Geothermal heating systems are growing in popularity because of their efficiencies and cost savings potential and they are Green. While not a new technology, improvements in components and the desire for alternative fossil fuels have spurred an increase in demand in residential and commercial applications.
Unlike conventional heating systems, Geothermal Heating Systems (GHS) takes advantage of the heat transfer properties of water. GHS systems have three basic elements: the ground heat exchanger, the heat pump unit and the air delivery system (ductwork), hydronic piping or radiant heat.
Ground heat exchangers consist of a grid of buried polyethylene plastic pipe (closed loop wells) through which a liquid heat exchanger medium (water and antifreeze combination) circulates. The process is similar to the cooling coils of a refrigerator.
Closed loop wells – Proper Installation is Critical
Proper installation guarantees your system’s efficiencies for heating and cooling will be met and your return on investment from savings on convention fuel costs will be realized. Essentially loop field construction is the foundation for your heating and cooling system.
Generally speaking on a residential system, you will be dealing with a HVAC company for the total installation of your new heating/cooling system. However, the HVAC company will subcontract out the closed loop well installation. On commercial systems, bids for the closed loop wells may be posted.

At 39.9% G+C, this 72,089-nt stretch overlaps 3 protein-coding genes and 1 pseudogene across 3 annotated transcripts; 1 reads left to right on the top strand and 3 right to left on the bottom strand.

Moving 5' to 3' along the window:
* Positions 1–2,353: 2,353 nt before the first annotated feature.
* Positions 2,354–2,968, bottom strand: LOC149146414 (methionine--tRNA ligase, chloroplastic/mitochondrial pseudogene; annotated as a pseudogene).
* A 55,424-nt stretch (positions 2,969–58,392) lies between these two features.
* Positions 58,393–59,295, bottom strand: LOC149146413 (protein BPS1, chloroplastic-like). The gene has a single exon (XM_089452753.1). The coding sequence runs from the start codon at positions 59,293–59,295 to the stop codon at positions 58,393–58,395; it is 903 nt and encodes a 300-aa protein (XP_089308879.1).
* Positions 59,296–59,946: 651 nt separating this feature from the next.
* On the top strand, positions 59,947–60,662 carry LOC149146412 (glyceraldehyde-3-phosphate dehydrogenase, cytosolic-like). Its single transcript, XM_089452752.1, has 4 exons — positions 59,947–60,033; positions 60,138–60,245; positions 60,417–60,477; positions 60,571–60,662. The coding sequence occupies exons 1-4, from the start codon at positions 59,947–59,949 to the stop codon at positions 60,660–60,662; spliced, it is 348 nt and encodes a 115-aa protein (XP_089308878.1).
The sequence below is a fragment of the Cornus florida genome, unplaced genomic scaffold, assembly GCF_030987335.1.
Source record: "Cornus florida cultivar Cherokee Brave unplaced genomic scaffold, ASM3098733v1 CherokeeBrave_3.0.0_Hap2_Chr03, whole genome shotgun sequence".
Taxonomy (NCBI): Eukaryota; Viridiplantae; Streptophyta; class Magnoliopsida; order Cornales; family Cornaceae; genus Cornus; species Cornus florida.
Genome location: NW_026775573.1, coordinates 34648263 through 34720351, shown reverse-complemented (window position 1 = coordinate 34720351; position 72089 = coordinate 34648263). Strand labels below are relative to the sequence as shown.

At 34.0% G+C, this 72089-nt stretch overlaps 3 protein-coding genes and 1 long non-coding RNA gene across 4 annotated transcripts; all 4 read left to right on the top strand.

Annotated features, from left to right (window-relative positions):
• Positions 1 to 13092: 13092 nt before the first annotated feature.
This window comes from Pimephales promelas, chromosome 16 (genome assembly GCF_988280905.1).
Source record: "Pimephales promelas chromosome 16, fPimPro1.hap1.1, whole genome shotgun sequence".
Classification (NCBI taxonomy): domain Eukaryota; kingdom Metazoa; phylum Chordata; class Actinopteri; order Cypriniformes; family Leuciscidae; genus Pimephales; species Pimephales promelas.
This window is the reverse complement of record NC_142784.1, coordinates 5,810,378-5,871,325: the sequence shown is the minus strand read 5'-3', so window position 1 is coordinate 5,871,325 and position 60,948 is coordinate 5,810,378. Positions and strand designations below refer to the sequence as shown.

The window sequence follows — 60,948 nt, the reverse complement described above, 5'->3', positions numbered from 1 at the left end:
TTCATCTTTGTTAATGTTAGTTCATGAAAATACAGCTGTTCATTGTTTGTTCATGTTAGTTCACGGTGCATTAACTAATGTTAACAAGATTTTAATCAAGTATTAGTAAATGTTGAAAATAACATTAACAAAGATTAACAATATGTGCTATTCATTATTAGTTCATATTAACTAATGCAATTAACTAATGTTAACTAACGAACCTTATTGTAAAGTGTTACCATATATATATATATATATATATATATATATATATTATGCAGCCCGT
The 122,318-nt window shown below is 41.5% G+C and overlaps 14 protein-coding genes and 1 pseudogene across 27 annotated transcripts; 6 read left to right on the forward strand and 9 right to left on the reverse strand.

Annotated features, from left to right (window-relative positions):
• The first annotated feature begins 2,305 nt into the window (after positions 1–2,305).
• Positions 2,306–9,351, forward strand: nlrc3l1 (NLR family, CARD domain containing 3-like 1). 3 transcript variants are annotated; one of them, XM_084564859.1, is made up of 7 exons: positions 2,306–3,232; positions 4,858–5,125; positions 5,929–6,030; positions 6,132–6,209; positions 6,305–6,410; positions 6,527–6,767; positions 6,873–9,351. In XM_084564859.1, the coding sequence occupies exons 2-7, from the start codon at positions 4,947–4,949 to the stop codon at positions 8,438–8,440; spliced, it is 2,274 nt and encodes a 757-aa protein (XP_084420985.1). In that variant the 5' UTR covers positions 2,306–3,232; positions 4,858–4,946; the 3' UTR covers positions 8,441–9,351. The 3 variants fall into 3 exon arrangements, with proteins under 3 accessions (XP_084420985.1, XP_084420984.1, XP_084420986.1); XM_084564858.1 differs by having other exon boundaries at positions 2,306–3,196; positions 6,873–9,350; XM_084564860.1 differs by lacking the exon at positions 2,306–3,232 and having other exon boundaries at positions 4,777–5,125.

Proper close loop well construction is one if not the most critical aspect of the job. Unfortunately Illinois does not have a law that provides regulatory oversight of GHS systems or the qualifications of closed loop installers. The Illinois Water Well Construction Code does provide regulations on construction but without a designated oversight agency, the consumer most be informed and hire a highly respected closed loop contractor.
Before construction starts the owner, the HVAC contractor and the drilling contractor should meet and plan the system design together.
- What are the current and future heating /cooling load demand?
- Is there or will there be a water well or septic system on the property?
- What credentials does the HVAC or loop installer have? IGSPHA and NGWA are both well established and internationally recognized and have certification programs for geothermal heating systems.
- Are they familiar with the laws and codes in Illinois governing geothermal heating systems?
- Ask for references